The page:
Defendant's brother testifies in trial for April Millsap's murder
James VanCallis' brother admits he lied to police about cellphone
The prosecution sparred with the brother of defendant James VanCallis about details of the night April Millsap was killed.
However, Donnie VanCallis often testified Tuesday that he couldn't remember those details. He said he couldn't even remember if he talked to his brother on the phone.
Donnie VanCallis also admitted he lied to police days later about losing his phone so he wouldn't have to turn it over to police when they questioned him at his job.
Prosecutor: You weren't happy to see them.
Donnie VanCallis: I wasn't not happy to see them. I said I wanted to help them.
Prosecutor: But you didn't want to give them your phone.
Donnie VanCallis: Would you? Would you?
Prosecutor: Would I? We're talking about a 14-year-old ...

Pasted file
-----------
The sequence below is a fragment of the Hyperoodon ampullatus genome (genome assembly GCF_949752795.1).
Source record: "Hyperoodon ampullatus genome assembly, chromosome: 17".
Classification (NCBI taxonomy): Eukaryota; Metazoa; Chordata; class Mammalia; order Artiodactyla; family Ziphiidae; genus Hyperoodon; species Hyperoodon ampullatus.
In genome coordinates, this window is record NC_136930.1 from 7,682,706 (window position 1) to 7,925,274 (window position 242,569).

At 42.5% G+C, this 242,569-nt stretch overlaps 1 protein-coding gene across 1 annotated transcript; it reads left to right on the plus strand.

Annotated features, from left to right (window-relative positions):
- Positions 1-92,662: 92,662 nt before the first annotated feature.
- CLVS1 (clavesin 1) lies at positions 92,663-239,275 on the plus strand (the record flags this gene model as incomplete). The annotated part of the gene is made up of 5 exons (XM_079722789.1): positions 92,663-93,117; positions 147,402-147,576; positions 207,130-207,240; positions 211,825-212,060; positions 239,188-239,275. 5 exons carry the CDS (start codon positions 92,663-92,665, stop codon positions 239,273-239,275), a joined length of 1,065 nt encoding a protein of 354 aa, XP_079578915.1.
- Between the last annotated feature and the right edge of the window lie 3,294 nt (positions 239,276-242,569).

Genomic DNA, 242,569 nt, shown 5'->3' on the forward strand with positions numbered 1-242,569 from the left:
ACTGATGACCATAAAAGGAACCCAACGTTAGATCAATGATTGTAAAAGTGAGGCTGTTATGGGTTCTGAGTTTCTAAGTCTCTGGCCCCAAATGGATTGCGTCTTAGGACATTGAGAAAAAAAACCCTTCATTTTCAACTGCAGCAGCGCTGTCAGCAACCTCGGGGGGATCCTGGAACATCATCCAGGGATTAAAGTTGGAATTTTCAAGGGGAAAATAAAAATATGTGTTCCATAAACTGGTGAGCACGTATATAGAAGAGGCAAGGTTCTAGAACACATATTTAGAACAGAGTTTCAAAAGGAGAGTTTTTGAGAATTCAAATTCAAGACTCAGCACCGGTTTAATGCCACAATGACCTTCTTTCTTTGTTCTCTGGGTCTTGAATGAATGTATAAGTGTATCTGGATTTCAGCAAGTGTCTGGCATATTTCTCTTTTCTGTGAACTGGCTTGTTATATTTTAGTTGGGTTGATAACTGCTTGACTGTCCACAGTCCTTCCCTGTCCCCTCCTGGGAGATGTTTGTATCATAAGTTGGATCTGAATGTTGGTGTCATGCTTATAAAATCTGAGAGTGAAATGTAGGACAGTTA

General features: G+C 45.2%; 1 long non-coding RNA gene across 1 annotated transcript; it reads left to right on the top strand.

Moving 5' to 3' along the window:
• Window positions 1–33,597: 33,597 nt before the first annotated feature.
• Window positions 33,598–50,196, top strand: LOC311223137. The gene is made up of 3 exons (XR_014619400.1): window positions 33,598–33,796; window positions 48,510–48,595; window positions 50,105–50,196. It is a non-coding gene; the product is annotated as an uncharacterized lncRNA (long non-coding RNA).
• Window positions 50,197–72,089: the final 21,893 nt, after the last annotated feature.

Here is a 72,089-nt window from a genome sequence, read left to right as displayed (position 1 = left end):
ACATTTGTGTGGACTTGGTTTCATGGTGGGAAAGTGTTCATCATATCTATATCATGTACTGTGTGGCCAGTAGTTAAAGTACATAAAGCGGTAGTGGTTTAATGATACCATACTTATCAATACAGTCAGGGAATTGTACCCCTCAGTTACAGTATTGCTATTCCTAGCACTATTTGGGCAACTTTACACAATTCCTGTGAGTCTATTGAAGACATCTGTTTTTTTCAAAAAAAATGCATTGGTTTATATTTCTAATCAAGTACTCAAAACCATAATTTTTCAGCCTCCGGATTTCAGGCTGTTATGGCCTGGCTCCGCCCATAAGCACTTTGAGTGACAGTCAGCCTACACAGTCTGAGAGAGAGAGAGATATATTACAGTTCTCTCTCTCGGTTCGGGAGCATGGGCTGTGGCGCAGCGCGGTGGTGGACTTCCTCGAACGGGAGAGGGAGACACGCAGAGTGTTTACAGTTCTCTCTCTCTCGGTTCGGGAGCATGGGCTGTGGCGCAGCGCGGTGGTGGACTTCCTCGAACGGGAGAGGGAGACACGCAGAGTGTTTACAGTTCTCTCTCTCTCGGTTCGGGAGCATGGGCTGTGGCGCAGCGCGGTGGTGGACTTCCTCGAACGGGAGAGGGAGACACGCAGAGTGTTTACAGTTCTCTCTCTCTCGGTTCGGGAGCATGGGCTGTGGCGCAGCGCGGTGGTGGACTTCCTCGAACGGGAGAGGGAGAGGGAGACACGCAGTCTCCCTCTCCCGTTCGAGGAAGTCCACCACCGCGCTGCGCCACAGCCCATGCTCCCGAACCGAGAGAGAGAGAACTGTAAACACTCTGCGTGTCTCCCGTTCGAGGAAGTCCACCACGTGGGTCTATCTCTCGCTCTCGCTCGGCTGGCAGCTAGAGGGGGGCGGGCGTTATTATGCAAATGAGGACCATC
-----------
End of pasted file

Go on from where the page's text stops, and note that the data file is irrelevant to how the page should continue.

The judge stopped them.
"Stop! Stop! You don't get to ask him questions. He answers yours," said the judge.
On cross examination, Donnie VanCallis said his lie wasn't to hide a potential crime his brother may have committed, but rather to protect himself and his contacts who provided him with marijuana.
He testified James VanCallis arrived at his house the night of the murder with a gag gift for him and with no signs of blood or torn clothing. That was sometime between 7:10 p.m. and 7:15 p.m.
Previous testimony showed April Millsap likely was killed between 6:33 p.m. and 6:48 p.m. on the Macomb Orchard Trail.
A Michigan State Police trace evidence investigator also testified Tuesday about the shoe imprints left on the body. He said it would take a good amount of force to leave such bruise patterns, again giving the jury an indication of the attack's level of brutality.
April Millsap was walking her dog on the Macomb Orchard Trail in July 2014 when she was killed. Her body was found a few feet off the trail by a passerby.
James VanCallis is facing murder, kidnapping and criminal sexual assault charges. His attorney says there's no DNA evidence linking him to the crime.
Testimony has been underway in the trial for more than a week. Court resumes Wednesday at 11 a.m.
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